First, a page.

March 25, 2005

Gabbe presides over annual gynecology society meeting

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Neil Boothby, professor of Clinical Population and Family Health and director of the Program on Forced Migration and Health at Columbia University Mailman School of Public Health, spoke twice during the annual World Health Week. His lecture Tuesday at the School of Medicine was titled "After the Flood: The Pyschological Consequences of the Tsunami in Aceh, Indonesia."
photo by Dana Johnson

Gabbe presides over annual gynecology society meeting

Steven G. Gabbe, M.D., dean of the Vanderbilt University School of Medicine, presided over the 52nd annual meeting of the Society for Gynecologic Investigation this week. The international event was held in Los Angeles and was attended by more than 1,000 medical professionals in the field.

“The theme for this year was mentoring young scientists and strengthening international collaboration in reproductive health research,” Gabbe said. “Many of the discussions and workshops dealt with new opportunities created by the NIH Roadmap for medical research.”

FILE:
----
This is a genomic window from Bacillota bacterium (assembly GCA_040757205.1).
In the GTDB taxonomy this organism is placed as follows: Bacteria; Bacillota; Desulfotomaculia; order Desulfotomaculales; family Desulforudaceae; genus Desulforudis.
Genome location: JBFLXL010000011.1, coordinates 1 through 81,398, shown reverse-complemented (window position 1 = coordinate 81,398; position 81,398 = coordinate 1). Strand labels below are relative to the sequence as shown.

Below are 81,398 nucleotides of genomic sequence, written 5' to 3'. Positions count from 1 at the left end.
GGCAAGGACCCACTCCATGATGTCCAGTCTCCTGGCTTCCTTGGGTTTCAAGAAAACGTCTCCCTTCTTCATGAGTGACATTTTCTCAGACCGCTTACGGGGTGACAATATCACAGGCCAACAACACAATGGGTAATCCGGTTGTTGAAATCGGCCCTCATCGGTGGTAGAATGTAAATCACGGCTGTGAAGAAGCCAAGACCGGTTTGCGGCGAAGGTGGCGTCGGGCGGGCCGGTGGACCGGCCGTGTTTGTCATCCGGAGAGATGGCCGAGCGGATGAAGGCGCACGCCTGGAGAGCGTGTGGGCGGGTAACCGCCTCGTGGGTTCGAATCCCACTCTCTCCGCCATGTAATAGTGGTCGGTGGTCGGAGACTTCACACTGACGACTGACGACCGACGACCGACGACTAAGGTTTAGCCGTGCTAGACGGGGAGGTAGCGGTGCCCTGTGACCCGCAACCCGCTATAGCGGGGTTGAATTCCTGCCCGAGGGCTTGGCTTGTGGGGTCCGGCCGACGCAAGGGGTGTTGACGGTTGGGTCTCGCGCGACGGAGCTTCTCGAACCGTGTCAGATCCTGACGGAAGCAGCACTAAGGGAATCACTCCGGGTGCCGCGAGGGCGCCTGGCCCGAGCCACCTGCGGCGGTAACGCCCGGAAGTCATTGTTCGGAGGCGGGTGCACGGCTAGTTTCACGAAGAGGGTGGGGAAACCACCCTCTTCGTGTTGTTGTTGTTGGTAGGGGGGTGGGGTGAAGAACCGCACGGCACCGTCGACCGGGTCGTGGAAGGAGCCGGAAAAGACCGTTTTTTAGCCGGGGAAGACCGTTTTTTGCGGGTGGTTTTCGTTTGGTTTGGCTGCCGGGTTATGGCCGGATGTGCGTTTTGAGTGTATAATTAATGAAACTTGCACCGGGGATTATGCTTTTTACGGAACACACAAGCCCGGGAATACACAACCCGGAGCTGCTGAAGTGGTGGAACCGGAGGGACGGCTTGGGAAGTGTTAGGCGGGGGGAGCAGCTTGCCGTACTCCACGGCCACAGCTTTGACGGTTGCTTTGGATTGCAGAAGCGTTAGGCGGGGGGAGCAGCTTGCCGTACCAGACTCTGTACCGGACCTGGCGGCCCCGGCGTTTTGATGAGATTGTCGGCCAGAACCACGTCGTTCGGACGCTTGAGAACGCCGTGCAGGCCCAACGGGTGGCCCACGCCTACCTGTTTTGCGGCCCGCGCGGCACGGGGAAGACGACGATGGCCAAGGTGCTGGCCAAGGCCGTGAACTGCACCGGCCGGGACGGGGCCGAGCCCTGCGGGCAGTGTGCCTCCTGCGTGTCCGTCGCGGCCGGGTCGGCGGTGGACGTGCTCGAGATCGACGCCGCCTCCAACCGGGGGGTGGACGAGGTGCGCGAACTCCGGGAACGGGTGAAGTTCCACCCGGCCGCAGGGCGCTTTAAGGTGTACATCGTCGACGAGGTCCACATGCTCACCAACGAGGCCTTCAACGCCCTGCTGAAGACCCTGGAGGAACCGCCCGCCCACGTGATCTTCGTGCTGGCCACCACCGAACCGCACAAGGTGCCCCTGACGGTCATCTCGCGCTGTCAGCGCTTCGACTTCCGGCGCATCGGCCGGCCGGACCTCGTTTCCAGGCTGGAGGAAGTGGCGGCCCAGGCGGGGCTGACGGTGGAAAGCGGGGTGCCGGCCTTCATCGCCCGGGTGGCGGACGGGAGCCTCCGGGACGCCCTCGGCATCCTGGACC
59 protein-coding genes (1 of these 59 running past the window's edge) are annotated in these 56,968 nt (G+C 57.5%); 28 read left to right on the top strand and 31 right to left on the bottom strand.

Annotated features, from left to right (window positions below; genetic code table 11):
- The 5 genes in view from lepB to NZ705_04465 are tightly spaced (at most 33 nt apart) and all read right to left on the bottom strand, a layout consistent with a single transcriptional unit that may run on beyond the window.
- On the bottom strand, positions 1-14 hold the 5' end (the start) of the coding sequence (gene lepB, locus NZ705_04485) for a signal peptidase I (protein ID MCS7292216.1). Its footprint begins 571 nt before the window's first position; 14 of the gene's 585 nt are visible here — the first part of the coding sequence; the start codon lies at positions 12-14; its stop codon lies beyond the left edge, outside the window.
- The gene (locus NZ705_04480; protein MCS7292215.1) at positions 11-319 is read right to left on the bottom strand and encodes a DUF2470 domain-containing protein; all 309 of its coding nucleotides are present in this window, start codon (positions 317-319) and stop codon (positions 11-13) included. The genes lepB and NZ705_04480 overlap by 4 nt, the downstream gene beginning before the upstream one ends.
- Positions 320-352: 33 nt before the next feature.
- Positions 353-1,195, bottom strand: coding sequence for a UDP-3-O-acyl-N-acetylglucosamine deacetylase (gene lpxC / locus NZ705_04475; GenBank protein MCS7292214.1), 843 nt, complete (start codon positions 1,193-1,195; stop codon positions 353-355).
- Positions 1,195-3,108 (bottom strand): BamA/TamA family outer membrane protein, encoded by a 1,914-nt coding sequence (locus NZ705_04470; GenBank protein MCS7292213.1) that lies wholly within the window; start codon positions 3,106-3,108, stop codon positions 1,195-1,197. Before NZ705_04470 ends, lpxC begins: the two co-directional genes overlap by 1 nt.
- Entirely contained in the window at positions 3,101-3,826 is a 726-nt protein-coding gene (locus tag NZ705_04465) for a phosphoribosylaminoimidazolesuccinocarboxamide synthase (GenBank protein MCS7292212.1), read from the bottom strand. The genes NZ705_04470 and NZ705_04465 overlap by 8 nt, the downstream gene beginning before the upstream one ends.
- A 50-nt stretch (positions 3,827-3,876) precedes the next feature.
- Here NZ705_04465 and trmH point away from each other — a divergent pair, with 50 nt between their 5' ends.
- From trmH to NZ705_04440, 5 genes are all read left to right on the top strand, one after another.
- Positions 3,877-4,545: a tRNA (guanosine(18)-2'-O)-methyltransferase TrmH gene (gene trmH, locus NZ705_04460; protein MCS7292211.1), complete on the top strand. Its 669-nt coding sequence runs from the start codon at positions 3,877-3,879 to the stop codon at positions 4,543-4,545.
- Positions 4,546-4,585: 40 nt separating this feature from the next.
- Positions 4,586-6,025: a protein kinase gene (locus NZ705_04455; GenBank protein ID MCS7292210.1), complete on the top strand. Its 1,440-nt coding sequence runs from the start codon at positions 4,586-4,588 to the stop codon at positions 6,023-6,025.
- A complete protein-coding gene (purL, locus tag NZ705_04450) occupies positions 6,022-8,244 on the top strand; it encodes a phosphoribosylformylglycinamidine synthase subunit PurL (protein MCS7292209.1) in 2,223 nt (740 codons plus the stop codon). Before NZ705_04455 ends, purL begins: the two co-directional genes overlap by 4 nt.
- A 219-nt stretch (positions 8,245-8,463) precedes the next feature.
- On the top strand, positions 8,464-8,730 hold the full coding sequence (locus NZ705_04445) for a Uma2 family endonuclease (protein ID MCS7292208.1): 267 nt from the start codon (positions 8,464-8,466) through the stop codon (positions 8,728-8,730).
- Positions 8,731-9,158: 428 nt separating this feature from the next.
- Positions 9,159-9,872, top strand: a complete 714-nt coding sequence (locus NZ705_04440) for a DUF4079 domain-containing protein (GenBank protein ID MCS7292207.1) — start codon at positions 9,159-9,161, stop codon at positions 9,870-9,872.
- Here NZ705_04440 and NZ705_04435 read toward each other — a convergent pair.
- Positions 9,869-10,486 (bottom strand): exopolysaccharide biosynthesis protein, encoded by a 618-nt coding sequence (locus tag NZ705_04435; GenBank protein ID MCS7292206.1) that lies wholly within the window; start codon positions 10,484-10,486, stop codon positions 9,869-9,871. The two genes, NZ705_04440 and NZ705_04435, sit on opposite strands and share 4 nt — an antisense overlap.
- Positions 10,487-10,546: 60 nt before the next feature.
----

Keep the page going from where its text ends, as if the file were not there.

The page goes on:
Gabbe made several presentations throughout the event, including his presidential address. The address traditionally focuses on women and culture, and Gabbe represented Nashville well when he shared his talk “The Women of our Country” with the group. Using videos and music, Gabbe demonstrated how the women of country music have been more outspoken on women's issues than any other genre of music.

The meeting also had a Hollywood flair, with a “genetics and a movie” event. Looking at the film Gattaca, several panelists, including Gabbe's son, Daniel Gabbe, who works in the industry, discussed the ethical issues the movie introduces.

Other Vanderbilt faculty participating in the annual meeting included: Stanley Cohen, M.D., distinguished professor of Biochemistry, Emeritus, who gave the President's Distinguished Lecture on his Nobel Prize winning studies of Epidermal Growth Factor; Sergio Fazio, M.D., professor of Medicine and Pathology, who led a mini-symposium on the metabolic syndrome; and Jay Clayton, Ph.D., William R. Kenan Jr. Professor of English and chair of the Department, who moderated the “genetics and a movie event.”